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The first public debate on the Internal Security Act (ISA) held greater significance for many in the audience, beyond the fact that this was an unprecedented open discussion of a subject that has caused much controversy all this while.

Among the 1,000 people who attended the event in Kuala Lumpur last night were government officials and leaders of civil society groups, most of whom have taken an opposing stance over the issues raised by enforcement of the security law.

The two-hour debate, entitled 'The Great Malaysian Debate - ISA: Yes or No', featured Minister in the Prime Minister's Department Nazri Abdul Aziz and parliamentary Opposition Leader Lim Kit Siang.

While there were varied reactions to the arguments presented, most of those interviewed agreed that such debates are healthy.

"It is a refreshing experience of freedom of speech and expression," said National Human Rights Society (Hakam) immediate past president Ramdas Tikamdas, who also complimented the crowd for being disciplined.

"It shows that the people are mature enough to discuss the ISA, (an issue that) is of public interest. The police should consider relaxing conditions to be imposed in future."

He was referring to the 11 conditions attached to the police permit for the debate, including prohibition of 'seditious' speech and a ban on audience participation.

No untoward incident

Dang Wangi OCPD Hadi Ho Abdullah, describing this as a successful event, said he appreciated the fact that the organisers - DAP Youth (Dapsy) - had complied with the conditions.

Asked if this would encourage the police to relax conditions for future debates, he would only say that this would be decided on a "case by case" basis.

About 100 uniformed and plainclothes police personnel were stationed in and around the venue - Selangor Chinese Assembly Hall - and tight security was imposed. No untoward incident was reported.

Some 50 Dapsy members helped to ensure that the event proceeded smoothly.

Aliza Jaffar, the wife of ISA detainee Saari Sungib, said the debate would have been an eye-opener for those in the audience who were unaware of the "cruelty" of the legislation, which allows for detention without trial.

She expressed hope that the debate would encourage the media to give wider and fair coverage on related issues.

Saari had been held under the ISA for two years together with five other reformasi activists, but was released last June. He was also present at the debate.

Newly-appointed commissioner of the Human Rights Commission of Malaysia (Suhakam) Muhammad Shafee Abdullah echoed the view that such debate is healthy.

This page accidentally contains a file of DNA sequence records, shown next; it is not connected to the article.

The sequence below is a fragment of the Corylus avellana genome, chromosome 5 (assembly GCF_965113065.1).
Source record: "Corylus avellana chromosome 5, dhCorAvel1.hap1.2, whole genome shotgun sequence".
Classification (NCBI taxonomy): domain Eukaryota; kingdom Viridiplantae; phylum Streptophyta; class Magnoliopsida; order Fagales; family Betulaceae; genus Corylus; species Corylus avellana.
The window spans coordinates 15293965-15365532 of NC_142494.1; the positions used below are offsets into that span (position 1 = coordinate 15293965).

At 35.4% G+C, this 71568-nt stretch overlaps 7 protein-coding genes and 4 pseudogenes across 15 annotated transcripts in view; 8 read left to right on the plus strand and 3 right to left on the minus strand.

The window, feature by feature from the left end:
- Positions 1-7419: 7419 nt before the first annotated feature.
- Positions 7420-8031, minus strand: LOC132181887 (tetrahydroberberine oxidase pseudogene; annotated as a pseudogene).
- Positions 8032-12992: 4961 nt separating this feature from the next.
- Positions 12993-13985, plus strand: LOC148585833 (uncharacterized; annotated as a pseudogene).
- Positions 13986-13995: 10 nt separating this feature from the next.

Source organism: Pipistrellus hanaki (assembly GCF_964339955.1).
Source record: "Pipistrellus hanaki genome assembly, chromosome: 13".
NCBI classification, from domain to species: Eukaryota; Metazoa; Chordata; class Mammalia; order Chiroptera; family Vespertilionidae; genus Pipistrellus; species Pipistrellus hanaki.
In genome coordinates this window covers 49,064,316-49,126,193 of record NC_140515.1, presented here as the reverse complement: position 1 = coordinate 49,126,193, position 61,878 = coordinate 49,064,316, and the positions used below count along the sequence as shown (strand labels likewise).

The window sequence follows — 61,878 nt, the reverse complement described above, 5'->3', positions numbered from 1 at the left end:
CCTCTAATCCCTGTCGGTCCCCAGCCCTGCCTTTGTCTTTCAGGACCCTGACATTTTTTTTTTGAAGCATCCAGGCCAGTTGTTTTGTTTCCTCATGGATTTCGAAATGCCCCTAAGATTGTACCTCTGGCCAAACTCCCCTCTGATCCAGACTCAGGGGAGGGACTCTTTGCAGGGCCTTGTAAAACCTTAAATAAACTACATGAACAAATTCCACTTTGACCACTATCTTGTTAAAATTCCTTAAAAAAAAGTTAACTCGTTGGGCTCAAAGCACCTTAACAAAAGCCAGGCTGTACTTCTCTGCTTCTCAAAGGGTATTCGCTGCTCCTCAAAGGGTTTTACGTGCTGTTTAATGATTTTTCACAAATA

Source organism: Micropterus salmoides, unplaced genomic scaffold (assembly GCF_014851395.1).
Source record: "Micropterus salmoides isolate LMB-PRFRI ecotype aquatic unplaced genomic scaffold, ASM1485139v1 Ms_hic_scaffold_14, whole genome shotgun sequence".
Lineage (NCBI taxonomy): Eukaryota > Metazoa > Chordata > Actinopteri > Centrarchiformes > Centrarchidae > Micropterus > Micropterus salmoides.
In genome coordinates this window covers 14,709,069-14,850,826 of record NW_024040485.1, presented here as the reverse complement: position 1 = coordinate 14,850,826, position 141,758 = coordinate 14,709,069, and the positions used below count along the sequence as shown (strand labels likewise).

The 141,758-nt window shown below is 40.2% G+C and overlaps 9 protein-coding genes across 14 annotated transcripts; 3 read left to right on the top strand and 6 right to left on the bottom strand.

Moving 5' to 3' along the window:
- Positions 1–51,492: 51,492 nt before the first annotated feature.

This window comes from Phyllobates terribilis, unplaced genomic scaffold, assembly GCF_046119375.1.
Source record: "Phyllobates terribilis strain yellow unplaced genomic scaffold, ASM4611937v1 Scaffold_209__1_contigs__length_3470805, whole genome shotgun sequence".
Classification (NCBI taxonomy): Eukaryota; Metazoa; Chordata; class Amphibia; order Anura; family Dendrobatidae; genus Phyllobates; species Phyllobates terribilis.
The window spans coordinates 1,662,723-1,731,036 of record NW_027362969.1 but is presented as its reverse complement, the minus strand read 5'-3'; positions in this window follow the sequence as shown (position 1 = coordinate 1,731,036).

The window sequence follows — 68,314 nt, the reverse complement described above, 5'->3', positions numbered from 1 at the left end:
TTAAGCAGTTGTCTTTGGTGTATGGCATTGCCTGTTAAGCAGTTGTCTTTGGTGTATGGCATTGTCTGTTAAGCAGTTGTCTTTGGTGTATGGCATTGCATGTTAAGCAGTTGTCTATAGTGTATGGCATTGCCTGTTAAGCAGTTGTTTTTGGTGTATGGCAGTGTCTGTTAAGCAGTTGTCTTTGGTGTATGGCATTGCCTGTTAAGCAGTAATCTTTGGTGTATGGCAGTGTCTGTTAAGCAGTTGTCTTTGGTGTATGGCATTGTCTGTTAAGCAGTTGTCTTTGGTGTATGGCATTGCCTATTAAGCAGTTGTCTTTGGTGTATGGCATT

Since its inception four years ago, Suhakam has been vocal about the need to reform security legislation. It has recommended that the government should amend the act so that it is more ' humane ', but there has been no response to date.

'Big joke'

Asked what he thought of the discussion, Shafee said he was disappointed with the quality of both Nazri's and Lim's arguments.

"They could have done a lot more homework, given that there has been much debate about the ISA over the past 40 years. Both failed to present good facts," said the senior lawyer.

Others felt that the event was more like a political ceramah than a debate. Each speaker was given 45 minutes to present his arguments, after which Lim was allowed five minutes to reply to Nazri's points.

Lim's arguments touched on the failure of Parliament to debate the Suhakam reports, his two periods of detention under the ISA, and the need for freedom of information. At one juncture, he also brought in the Batang Kali massacre .

Nazri quoted reports by the New York-based Human Rights Watch and Suhakam for a point by point rebuttal of grouses against the ISA. He gave justifications for the legislation, in particular the provision for detention without trial.

Commented an activist: "Kit Siang could have presented a more organised, detailed and scathing speech on how people have been tortured under the ISA, but regrettably he didn't."

PAS leader Mahfuz Omar, a fiery orator himself, felt that Lim appeared more constrained throughout his presentation while Nazri, despite a weaker argument, had appealed better to the crowd.

Mahfuz disagreed with Nazri's contention that the rakyat has vicariously supported enforcement of the ISA, given that voters have returned the Barisan Nasional (BN) to power in every general election to date.

"Does this also mean that the rakyat supports corrupt leaders when they vote for BN?" he asked.

Human rights lawyer Latheefa Koya said Nazri has a misconception of democracy if he thinks that this involves an election every five years.

"This was a big Malaysian joke rather than a debate. I thank the minister for citing the international human rights reports, but I feel he has only managed to clarify why we have an even more urgent need to get rid of the ISA," she added.

Deputy Internal Security Minister Noh Omar said Nazri and Lim "only know how to talk theory", but did not elaborate.

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